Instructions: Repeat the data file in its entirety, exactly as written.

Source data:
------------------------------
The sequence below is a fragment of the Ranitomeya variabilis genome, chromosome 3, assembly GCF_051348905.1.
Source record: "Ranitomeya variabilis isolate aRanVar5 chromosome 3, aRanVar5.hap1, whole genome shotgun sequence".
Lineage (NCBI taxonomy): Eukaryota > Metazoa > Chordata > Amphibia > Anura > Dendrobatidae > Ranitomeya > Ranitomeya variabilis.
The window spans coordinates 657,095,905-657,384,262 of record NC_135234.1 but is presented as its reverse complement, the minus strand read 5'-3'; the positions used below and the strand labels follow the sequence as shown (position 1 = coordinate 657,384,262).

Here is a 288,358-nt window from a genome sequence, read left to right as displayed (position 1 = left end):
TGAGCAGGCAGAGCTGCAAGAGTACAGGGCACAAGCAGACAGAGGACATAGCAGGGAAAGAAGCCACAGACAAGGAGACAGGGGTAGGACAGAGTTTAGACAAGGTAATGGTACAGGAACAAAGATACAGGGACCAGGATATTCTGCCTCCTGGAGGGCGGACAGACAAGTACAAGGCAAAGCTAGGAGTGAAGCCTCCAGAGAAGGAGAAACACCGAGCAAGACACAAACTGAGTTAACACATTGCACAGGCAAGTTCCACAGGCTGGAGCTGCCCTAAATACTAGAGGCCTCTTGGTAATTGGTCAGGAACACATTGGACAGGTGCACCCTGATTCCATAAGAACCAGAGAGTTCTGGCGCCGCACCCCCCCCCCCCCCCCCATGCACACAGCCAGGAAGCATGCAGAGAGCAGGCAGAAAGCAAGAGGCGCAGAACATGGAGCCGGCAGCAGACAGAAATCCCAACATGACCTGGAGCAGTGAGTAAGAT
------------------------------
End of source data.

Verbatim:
The sequence below is a fragment of the Ranitomeya variabilis genome, chromosome 3, assembly GCF_051348905.1.
Source record: "Ranitomeya variabilis isolate aRanVar5 chromosome 3, aRanVar5.hap1, whole genome shotgun sequence".
Lineage (NCBI taxonomy): Eukaryota > Metazoa > Chordata > Amphibia > Anura > Dendrobatidae > Ranitomeya > Ranitomeya variabilis.
The window spans coordinates 657,095,905-657,384,262 of record NC_135234.1 but is presented as its reverse complement, the minus strand read 5'-3'; the positions used below and the strand labels follow the sequence as shown (position 1 = coordinate 657,384,262).

Here is a 288,358-nt window from a genome sequence, read left to right as displayed (position 1 = left end):
TGAGCAGGCAGAGCTGCAAGAGTACAGGGCACAAGCAGACAGAGGACATAGCAGGGAAAGAAGCCACAGACAAGGAGACAGGGGTAGGACAGAGTTTAGACAAGGTAATGGTACAGGAACAAAGATACAGGGACCAGGATATTCTGCCTCCTGGAGGGCGGACAGACAAGTACAAGGCAAAGCTAGGAGTGAAGCCTCCAGAGAAGGAGAAACACCGAGCAAGACACAAACTGAGTTAACACATTGCACAGGCAAGTTCCACAGGCTGGAGCTGCCCTAAATACTAGAGGCCTCTTGGTAATTGGTCAGGAACACATTGGACAGGTGCACCCTGATTCCATAAGAACCAGAGAGTTCTGGCGCCGCACCCCCCCCCCCCCCCCCATGCACACAGCCAGGAAGCATGCAGAGAGCAGGCAGAAAGCAAGAGGCGCAGAACATGGAGCCGGCAGCAGACAGAAATCCCAACATGACCTGGAGCAGTGAGTAAGAT